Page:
Providers say measures are needed urgently to avoid redundancies and bankruptcy after the decision by the Learning and Skills Council to freeze Train to Gain numbers in April amid fears that demand would outstrip the available budget for 2009-10.
Calls by the Association of Learning Providers to introduce flexibilities such as shifting money from the adult learner responsive budget to the employer-responsive Train to Gain budget are said to have fallen on deaf ears.
The ALP said the Government has decided that only providers already in receipt of adult-responsive funding, mainly colleges, can temporarily move such funds into their Train to Gain budgets.
"Despite non-stop, open and frank discussions with the LSC during the last three months, no progress has been made," Graham Hoyle, ALP's chief executive, told members in the association's latest newsletter.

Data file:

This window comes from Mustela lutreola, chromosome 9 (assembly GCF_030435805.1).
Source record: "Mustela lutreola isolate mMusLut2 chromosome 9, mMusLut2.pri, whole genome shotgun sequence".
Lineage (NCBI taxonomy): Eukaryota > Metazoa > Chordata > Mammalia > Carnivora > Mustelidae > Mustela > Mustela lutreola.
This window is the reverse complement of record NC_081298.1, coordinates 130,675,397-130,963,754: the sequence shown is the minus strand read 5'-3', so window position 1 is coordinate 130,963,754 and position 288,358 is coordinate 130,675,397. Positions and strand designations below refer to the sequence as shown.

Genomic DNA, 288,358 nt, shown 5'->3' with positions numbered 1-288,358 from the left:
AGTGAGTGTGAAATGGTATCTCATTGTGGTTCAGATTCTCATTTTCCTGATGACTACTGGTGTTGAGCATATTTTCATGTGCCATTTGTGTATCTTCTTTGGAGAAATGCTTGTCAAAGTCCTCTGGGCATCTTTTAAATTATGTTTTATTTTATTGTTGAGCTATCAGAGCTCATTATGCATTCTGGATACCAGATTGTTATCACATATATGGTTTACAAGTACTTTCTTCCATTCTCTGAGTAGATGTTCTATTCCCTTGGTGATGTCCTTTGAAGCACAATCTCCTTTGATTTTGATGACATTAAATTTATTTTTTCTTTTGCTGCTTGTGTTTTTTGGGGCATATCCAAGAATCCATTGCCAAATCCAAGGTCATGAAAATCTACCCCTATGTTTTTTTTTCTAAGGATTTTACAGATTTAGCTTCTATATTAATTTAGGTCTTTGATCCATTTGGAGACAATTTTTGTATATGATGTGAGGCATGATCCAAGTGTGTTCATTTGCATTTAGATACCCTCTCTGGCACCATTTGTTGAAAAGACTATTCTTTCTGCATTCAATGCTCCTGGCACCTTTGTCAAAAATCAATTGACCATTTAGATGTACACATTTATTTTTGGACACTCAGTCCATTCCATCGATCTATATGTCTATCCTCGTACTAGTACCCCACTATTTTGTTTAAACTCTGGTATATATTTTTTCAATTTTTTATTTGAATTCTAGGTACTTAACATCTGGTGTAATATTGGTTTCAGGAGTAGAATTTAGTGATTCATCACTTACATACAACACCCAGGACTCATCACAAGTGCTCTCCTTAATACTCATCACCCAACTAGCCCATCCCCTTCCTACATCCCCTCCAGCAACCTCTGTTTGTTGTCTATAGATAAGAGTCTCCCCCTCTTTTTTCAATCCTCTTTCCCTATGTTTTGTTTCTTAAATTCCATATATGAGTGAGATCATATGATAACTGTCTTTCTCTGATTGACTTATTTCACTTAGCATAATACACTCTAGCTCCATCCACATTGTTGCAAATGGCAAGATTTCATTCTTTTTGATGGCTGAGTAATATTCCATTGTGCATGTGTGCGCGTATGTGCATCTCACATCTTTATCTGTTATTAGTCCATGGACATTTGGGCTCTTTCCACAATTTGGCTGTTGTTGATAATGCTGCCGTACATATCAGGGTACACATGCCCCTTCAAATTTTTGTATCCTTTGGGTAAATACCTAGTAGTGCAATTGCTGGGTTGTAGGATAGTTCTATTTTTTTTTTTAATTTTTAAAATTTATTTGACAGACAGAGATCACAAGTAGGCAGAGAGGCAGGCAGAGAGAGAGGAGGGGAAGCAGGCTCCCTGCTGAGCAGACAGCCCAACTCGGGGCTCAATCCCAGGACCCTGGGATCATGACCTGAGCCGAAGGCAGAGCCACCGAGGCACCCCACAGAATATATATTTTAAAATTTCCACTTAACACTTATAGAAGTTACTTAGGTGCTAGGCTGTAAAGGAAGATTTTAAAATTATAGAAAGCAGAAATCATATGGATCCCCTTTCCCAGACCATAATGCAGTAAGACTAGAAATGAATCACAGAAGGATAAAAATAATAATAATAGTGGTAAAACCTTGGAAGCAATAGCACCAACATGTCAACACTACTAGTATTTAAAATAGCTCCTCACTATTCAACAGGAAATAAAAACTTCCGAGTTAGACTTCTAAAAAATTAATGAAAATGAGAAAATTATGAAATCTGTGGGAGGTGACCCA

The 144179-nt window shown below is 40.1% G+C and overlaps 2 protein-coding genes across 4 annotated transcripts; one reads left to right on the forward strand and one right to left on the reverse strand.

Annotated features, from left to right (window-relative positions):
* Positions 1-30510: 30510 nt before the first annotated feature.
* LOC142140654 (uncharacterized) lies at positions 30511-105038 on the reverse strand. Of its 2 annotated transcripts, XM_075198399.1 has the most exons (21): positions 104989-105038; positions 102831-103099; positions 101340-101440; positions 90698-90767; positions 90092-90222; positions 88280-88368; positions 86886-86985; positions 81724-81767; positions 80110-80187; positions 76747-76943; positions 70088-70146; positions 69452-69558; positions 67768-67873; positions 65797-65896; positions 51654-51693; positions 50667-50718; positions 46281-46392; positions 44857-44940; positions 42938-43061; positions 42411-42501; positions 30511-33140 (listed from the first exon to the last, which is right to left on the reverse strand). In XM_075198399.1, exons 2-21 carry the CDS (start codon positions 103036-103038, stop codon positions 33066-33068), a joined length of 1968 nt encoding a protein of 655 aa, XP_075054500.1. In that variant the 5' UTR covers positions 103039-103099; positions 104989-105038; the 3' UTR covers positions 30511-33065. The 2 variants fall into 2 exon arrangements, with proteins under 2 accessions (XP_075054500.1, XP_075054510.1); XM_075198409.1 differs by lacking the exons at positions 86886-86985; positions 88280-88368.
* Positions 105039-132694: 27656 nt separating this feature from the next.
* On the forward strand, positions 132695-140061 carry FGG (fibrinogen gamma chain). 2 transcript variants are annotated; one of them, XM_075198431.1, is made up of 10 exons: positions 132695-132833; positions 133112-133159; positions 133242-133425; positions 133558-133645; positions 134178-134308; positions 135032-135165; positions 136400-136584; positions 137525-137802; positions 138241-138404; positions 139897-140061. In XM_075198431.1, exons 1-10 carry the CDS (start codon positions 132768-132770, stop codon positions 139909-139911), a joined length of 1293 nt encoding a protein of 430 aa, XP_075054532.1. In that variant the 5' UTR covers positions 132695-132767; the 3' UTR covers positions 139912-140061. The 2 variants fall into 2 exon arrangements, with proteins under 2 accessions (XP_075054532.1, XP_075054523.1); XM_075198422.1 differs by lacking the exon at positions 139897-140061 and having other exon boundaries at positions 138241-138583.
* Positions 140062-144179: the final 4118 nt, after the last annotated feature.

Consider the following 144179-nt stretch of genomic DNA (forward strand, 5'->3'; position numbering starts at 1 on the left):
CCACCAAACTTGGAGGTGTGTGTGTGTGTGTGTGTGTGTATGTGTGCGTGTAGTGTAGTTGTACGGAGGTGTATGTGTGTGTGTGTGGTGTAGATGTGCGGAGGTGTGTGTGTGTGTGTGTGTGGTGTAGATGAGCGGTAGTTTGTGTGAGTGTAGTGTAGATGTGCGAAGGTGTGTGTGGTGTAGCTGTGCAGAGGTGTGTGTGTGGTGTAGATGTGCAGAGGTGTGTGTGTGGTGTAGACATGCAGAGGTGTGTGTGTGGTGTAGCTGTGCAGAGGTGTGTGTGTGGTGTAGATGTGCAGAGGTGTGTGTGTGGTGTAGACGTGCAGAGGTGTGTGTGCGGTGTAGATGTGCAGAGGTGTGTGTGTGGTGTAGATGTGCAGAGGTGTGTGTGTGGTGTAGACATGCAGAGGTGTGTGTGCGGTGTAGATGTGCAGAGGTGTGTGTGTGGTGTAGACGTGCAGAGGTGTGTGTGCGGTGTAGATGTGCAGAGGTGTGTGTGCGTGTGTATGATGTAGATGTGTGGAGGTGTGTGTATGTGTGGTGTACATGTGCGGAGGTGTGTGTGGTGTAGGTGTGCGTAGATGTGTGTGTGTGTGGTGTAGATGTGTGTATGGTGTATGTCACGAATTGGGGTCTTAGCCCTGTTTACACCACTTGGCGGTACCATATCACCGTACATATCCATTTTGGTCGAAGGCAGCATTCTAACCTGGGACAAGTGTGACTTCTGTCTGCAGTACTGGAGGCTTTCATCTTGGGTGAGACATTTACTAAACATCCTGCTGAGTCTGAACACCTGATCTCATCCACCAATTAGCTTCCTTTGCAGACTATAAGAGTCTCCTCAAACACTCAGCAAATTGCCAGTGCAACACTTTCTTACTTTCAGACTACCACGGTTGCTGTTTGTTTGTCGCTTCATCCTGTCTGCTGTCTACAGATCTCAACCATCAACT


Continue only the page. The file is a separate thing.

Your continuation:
"To offer this facility to well under half of all Train to Gain providers will skew the market in a totally unacceptable way, dramatically disadvantaging most providers and all their customers."
The ALP is gathering evidence of providers in trouble and intends to present examples to government to back its case.
The Department for Business Innovation and Skills said that while the Train to Gain budget would rise to more than pound;1 billion in 2010-11, demand remained strong in 2009-10.
A spokesperson said it was therefore important to manage the finite budget to ensure continued delivery within the available budget.